Panicle hydrangea (Hydrangea paniculata) is another old time favorite. The flower head forms a large cone of sterile flowers with lots of fertile flowers in the interior.  Most are white, fading to pink but some new cultivars fade to pink more quickly and retain the pink color longer, even as dried flowers.  Panicle hydrangeas bloom on new wood, so they should be pruned in late winter to early spring, for the best blooms.

If you want a native hydrangea, look for smooth hydrangea (Hydrangea arborescens) or oakleaf hydrangea (Hydrangea quercifolia).  Smooth hydrangea is not super showy as the straight species, but several showy cultivars are available.  Oakleaf hydrangea is a popular coarse-textured plant with exfoliating bark and large globose flowers.  Oakleaf hydrangea flowers are white, fading to pink and often hang on the plant all winter, providing interest and structure to the winter garden.  Leaves in this species turn a beautiful burgundy color in the fall.

If vines are your thing, there is even a hydrangea vine (Hydrangea anomola spp. petiolaris) that adheres to rough surfaces such as masonry and tree bark.  This vine has numerous white flat-topped flower clusters ringed by white sterile flowers in the summer.  Use it on a wall next to a walkway where there isn’t room for a shrub or tree.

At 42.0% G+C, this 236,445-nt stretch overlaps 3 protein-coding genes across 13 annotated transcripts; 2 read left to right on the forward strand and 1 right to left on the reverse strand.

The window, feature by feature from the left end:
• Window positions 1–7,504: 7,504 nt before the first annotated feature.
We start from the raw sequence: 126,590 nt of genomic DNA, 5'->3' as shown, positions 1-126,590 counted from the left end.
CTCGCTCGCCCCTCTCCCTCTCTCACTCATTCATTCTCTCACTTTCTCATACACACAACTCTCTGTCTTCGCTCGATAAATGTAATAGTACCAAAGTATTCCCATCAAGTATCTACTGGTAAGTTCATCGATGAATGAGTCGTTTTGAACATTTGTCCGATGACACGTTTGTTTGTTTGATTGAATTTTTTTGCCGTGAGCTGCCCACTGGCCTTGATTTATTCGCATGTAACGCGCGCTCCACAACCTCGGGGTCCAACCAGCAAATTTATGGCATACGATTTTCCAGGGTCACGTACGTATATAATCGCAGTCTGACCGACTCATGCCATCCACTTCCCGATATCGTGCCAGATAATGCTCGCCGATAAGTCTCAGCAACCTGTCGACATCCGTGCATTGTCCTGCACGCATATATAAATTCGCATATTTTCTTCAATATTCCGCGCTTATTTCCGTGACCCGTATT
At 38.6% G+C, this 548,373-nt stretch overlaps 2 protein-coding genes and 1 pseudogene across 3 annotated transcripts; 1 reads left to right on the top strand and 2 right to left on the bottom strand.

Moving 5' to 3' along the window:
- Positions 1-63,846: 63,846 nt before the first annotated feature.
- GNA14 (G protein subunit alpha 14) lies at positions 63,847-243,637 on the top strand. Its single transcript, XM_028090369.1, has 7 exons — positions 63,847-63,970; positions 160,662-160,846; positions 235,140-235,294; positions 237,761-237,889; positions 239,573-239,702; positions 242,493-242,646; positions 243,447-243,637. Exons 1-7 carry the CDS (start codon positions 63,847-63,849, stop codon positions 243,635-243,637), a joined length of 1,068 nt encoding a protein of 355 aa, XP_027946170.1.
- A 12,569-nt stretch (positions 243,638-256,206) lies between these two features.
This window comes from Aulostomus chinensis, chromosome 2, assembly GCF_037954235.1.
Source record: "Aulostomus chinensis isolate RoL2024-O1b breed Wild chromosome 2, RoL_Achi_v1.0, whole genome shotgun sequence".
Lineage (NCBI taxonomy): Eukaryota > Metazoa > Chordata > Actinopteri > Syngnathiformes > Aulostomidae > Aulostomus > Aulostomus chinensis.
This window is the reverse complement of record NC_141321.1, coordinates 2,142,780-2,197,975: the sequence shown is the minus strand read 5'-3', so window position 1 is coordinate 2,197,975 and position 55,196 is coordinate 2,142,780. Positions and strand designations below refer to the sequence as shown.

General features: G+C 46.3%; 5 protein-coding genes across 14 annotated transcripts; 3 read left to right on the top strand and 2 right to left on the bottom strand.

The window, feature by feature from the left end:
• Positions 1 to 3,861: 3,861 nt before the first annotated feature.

Hydrangea flowers are great for cutting and drying.  Plants tolerate a range of conditions from full sun to full shade depending on the species and cultivar.  Many new cultivars have been selected for smaller sized plants with different flower colors and shapes.  The UDBG Plant Sale was the last weekend in April but you can still access the catalog for a complete listing and description of lots of great hydrangeas as well as many other plants. Look at the online plant sale catalog by visiting this URL. (http://ag.udel.edu/udbg/events/documents/UDBGCat14_WEB.pdf).

Spigelia marilandica and Hydrangea quercifolia – Oakleaf hydrangea with a native perennial, Indian pink, in the University of Delaware Botanic Garden.

Spigelia marilandica and Hydrangea quercifolia – Oakleaf hydrangea with a native perennial, Indian pink, in the University of Delaware Botanic Garden.